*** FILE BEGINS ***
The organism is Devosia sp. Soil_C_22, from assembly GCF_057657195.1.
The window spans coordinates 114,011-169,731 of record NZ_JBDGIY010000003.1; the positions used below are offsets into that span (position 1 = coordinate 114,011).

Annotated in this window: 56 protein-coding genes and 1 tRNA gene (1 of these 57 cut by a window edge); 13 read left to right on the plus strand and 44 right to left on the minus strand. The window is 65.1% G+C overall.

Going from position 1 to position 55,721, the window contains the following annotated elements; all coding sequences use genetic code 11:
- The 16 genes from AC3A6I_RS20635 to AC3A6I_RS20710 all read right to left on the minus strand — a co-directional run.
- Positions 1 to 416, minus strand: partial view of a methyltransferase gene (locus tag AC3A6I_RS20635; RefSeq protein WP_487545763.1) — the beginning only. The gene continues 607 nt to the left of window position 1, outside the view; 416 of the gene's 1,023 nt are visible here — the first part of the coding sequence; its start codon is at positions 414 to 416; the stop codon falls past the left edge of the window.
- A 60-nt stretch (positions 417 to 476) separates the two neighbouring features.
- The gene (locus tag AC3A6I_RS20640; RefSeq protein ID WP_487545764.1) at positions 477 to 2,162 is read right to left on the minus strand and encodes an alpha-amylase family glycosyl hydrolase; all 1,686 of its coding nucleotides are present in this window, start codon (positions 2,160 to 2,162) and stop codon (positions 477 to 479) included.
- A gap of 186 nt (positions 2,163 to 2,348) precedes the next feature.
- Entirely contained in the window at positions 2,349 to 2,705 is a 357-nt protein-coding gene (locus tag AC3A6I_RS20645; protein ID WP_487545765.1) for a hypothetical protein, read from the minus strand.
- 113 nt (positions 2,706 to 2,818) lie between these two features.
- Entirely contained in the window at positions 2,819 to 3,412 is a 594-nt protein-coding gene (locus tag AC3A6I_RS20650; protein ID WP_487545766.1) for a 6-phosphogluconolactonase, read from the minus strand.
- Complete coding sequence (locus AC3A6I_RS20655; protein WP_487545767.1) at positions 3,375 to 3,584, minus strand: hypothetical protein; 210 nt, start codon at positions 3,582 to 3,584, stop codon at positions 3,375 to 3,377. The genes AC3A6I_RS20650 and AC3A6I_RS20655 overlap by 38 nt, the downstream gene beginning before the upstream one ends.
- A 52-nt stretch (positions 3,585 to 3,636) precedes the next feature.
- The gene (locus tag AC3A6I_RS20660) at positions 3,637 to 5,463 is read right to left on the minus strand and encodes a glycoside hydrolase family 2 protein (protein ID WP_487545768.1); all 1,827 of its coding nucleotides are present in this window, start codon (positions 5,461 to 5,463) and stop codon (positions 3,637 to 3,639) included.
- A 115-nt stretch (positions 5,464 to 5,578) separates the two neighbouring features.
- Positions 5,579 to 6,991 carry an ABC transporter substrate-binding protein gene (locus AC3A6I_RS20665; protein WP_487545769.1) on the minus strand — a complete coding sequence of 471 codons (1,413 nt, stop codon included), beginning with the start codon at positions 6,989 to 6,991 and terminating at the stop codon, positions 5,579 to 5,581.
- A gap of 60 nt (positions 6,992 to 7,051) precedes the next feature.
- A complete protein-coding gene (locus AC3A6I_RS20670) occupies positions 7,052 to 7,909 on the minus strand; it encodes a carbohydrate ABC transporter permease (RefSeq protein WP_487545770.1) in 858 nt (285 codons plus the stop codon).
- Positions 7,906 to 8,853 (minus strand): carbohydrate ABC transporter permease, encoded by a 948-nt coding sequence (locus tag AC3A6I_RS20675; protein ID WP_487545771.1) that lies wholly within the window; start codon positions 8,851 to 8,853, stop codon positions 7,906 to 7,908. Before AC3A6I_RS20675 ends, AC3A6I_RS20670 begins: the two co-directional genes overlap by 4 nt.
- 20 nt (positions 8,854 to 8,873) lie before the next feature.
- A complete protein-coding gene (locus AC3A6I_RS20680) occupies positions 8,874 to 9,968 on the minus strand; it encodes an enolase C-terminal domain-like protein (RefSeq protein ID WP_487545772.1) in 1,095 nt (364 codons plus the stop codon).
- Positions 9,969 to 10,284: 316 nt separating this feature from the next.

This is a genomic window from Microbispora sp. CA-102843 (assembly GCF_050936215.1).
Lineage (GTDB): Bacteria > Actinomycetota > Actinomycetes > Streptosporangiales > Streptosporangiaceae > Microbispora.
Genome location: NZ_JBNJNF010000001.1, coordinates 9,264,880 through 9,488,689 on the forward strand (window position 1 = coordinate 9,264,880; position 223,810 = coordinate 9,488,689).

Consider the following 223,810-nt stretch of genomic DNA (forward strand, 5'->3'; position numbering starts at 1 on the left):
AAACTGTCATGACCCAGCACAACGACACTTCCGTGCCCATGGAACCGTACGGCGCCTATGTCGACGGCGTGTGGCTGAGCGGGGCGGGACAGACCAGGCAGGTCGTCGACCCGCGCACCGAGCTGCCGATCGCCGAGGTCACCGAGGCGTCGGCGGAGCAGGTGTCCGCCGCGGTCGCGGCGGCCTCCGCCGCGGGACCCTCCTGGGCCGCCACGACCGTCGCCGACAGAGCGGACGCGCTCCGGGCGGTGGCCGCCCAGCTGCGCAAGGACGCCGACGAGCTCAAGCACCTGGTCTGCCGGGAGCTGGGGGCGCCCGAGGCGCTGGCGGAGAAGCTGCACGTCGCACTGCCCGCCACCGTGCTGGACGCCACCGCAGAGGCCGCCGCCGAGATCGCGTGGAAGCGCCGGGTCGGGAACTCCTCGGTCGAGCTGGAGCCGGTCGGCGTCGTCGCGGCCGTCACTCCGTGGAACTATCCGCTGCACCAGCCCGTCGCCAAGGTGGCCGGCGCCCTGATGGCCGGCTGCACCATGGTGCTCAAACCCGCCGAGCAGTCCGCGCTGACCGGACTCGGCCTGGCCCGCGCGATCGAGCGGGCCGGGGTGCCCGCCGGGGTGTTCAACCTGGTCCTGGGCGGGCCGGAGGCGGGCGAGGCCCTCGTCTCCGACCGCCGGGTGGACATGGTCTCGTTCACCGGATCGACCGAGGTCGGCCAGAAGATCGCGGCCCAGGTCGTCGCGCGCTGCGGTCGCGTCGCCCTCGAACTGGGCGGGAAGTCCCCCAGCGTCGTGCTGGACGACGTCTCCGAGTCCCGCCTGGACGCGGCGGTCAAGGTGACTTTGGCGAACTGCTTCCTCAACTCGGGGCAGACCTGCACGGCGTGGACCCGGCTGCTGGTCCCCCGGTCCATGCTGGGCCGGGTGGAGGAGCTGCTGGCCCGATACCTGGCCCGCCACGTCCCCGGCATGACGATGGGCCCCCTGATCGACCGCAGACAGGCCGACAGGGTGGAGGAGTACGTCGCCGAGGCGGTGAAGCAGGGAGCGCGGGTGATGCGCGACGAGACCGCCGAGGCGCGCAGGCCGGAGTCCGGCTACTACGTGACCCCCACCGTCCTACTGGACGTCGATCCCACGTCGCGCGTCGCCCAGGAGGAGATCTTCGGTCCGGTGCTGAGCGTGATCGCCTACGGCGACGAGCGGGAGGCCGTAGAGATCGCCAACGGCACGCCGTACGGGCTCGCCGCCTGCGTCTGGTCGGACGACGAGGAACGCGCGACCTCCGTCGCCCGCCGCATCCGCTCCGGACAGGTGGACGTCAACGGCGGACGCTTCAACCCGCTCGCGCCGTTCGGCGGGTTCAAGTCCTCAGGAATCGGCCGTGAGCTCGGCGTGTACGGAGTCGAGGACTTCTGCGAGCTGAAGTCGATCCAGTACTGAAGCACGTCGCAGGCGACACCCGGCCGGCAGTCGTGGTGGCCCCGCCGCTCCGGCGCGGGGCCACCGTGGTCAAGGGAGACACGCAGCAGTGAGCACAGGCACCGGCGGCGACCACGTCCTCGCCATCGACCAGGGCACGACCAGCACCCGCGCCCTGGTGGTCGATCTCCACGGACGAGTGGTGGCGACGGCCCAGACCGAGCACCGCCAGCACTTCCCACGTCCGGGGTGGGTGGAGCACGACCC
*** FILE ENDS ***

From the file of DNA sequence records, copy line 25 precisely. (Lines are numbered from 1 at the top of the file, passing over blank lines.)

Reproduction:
Lineage (GTDB): Bacteria > Actinomycetota > Actinomycetes > Streptosporangiales > Streptosporangiaceae > Microbispora.